World

US-Truppenabzug

USA wollen knapp 12.000 Soldaten aus Deutschland abziehen

Die USA haben ihre Pläne für einen Abzug von Truppen aus Deutschland vorgestellt. Aus Bayern und der Eifel sollen Soldaten abreisen – und zwar deutlich mehr als bislang angenommen. Zudem verliert Deutschland eine wichtige Kommandozentrale.

Deutschland

Douglas Macgregor soll US-Botschafter in Berlin werden

Der ehemalige Heeresoffizier soll US-Botschafter in Deutschland werden. Douglas Macgregor arbeitet auch als Experte für Donald Trumps Lieblingssender Fox News.

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Shortnews

CBS News poll

Biden leads Trump Arizona, Minnesota

Democratic presidential nominee Joe Biden gained a small lead over President Trump in the battleground state of Arizona and holds a larger 9-point lead over the president in Minnesota, according to a new poll. Biden is backed by 47 percent of likely voters in Arizona, compared to Trump’s 44 percent, according to a CBS News poll released Sunday. Biden’s 3-point lead is within the poll’s margin error. Biden has gained on Trump in Arizona since a similar poll conducted in July found the race tied, with 46 percent of likely voters backing both candidates.

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CBS News poll

Biden leads Trump Arizona, Minnesota

Democratic presidential nominee Joe Biden gained a small lead over President Trump in the battleground state of Arizona and holds a larger 9-point lead over the president in Minnesota, according to a new poll. Biden is backed by 47 percent of likely voters in Arizona, compared to Trump’s 44 percent, according to a CBS News poll released Sunday. Biden’s 3-point lead is within the poll’s margin error. Biden has gained on Trump in Arizona since a similar poll conducted in July found the race tied, with 46 percent of likely voters backing both candidates.

The survey also found half of Arizona voters said they think Biden would do a better job handling the coronavirus outbreak, with 50 percent saying Biden would handle the outbreak better compared to 37 percent who said the same about Trump.

Biden also leads when asked who would make voters feel more safe, with 46 percent saying Biden and 41 percent saying Trump. The candidates were about even when asked who would do a better job handling the economy, with 45 percent saying Trump and 44 percent saying Biden, based on the poll.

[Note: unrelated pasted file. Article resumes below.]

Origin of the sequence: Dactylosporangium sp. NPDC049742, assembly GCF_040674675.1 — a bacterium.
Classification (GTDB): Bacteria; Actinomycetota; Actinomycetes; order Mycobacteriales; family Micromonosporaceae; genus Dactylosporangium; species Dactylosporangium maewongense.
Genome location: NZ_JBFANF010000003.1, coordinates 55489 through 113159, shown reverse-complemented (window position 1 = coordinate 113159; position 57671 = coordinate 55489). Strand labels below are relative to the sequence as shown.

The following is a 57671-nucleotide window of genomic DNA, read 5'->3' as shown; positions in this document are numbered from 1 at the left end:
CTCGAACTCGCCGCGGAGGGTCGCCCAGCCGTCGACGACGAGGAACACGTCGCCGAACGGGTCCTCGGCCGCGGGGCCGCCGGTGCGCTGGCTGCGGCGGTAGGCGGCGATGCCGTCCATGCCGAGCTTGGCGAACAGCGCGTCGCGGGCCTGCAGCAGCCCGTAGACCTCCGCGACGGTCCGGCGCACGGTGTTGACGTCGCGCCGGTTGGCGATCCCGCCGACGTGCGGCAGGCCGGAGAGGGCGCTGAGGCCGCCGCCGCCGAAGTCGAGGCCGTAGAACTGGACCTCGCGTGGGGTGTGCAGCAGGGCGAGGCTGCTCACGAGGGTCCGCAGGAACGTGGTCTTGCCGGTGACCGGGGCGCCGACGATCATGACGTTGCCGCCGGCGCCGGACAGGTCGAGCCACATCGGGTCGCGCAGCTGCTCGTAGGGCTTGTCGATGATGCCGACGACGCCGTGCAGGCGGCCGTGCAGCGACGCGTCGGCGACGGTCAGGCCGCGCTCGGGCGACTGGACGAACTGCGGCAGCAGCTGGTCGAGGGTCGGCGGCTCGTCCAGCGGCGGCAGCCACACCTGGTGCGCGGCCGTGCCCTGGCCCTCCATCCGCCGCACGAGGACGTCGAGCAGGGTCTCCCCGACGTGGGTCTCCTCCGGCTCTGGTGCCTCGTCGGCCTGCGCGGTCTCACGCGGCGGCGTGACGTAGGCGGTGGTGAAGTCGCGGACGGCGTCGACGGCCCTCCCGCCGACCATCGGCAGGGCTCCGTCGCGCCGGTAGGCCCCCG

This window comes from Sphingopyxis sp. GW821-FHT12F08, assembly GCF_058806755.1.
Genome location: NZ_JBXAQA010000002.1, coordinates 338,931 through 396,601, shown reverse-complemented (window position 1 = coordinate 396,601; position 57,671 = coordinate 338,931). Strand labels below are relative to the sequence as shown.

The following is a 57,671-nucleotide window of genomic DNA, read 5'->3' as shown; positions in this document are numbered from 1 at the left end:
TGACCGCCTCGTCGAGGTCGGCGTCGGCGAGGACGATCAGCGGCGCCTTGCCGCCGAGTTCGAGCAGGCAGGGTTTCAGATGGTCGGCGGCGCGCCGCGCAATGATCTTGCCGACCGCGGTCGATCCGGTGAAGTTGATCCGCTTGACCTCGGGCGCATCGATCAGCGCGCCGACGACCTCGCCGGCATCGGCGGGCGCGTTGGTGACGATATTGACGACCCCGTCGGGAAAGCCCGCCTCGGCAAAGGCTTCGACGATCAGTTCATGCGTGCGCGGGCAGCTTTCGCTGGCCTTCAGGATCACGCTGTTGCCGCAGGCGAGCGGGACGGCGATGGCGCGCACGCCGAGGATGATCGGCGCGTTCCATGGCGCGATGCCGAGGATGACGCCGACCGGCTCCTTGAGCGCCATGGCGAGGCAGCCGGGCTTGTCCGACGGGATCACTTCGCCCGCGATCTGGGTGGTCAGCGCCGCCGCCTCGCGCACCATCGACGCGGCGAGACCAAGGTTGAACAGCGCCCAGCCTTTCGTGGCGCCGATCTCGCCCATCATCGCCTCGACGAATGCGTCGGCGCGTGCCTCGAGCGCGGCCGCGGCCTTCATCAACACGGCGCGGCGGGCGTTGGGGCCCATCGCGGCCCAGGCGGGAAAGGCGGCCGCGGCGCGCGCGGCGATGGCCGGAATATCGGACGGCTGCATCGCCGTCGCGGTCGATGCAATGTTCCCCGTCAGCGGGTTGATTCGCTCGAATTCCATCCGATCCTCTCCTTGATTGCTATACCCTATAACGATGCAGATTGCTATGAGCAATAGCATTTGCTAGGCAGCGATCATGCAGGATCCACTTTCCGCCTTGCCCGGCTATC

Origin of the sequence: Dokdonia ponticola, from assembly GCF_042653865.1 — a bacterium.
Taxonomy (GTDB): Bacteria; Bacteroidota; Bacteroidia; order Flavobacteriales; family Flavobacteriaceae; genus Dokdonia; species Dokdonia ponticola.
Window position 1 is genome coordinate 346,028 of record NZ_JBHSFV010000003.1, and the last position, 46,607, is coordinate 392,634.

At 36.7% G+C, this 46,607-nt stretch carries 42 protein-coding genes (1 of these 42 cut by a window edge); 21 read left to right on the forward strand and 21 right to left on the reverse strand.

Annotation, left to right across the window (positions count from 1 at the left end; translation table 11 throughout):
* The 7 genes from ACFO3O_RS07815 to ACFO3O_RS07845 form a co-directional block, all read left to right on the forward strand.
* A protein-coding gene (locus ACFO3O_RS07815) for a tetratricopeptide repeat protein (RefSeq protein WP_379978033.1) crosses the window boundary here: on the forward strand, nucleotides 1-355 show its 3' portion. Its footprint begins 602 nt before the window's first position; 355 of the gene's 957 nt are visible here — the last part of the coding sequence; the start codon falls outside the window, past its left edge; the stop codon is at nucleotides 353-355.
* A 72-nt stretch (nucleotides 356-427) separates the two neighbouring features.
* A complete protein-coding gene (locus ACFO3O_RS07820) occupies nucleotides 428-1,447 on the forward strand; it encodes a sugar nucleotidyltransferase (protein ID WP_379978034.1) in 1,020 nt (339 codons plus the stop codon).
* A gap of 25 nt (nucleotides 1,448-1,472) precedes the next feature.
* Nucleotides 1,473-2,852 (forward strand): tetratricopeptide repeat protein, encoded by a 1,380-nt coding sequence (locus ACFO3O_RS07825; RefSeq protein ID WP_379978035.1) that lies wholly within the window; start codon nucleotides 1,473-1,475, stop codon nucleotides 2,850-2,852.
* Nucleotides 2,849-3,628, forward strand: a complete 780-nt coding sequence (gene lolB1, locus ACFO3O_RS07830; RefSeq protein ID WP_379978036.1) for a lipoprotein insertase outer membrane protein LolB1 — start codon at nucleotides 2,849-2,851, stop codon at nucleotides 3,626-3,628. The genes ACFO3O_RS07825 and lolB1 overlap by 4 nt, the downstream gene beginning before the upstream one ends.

In Minnesota, a state Trump narrowly lost in 2016, Biden is backed by 50 percent of likely voters, based on the poll. The survey found 41 percent of likely voters said they would vote for Trump.

Biden again led Trump when asked about the coronavirus outbreak, with 50 percent saying Biden would do a better job handling the outbreak and 36 percent saying Trump would. Additionally, 47 percent of voters in Minnesota said Biden would make them feel more safe and 42 percent said the same about Trump.

Trump has a lead over Biden when asked about handling the economy. Forty-eight percent of likely voters in Minnesota said Trump would do a better job handling the economy and 44 percent said Biden, based on the poll.

The surveys were conducted on behalf of CBS News by YouGov between Sept. 9 to Sept. 11. The Arizona poll is based on 1,22 registered votes and the margin of error is 3.8 percentage points. The Minnesota poll is based on 1,100 registered voters and has a margin of error of 3.6 percentage points.

Peter Strzok

Donald Trump is compromised by the Russians

Former FBI agent Peter Strzok told NBC’s Chuck Todd Sunday that he still believes President Trump to be “compromised by the Russians...I believed at the time in 2016 and I continue to believe that Donald Trump is compromised by the Russians,” Strzok said on NBC’s “Meet the Press.” “And when I say that I mean that they hold leverage over him that makes him incapable of placing the national interest, the national security ahead of his own.”

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Peter Strzok

Donald Trump is compromised by the Russians

Former FBI agent Peter Strzok told NBC’s Chuck Todd Sunday that he still believes President Trump to be “compromised by the Russians...I believed at the time in 2016 and I continue to believe that Donald Trump is compromised by the Russians,” Strzok said on NBC’s “Meet the Press.” “And when I say that I mean that they hold leverage over him that makes him incapable of placing the national interest, the national security ahead of his own.”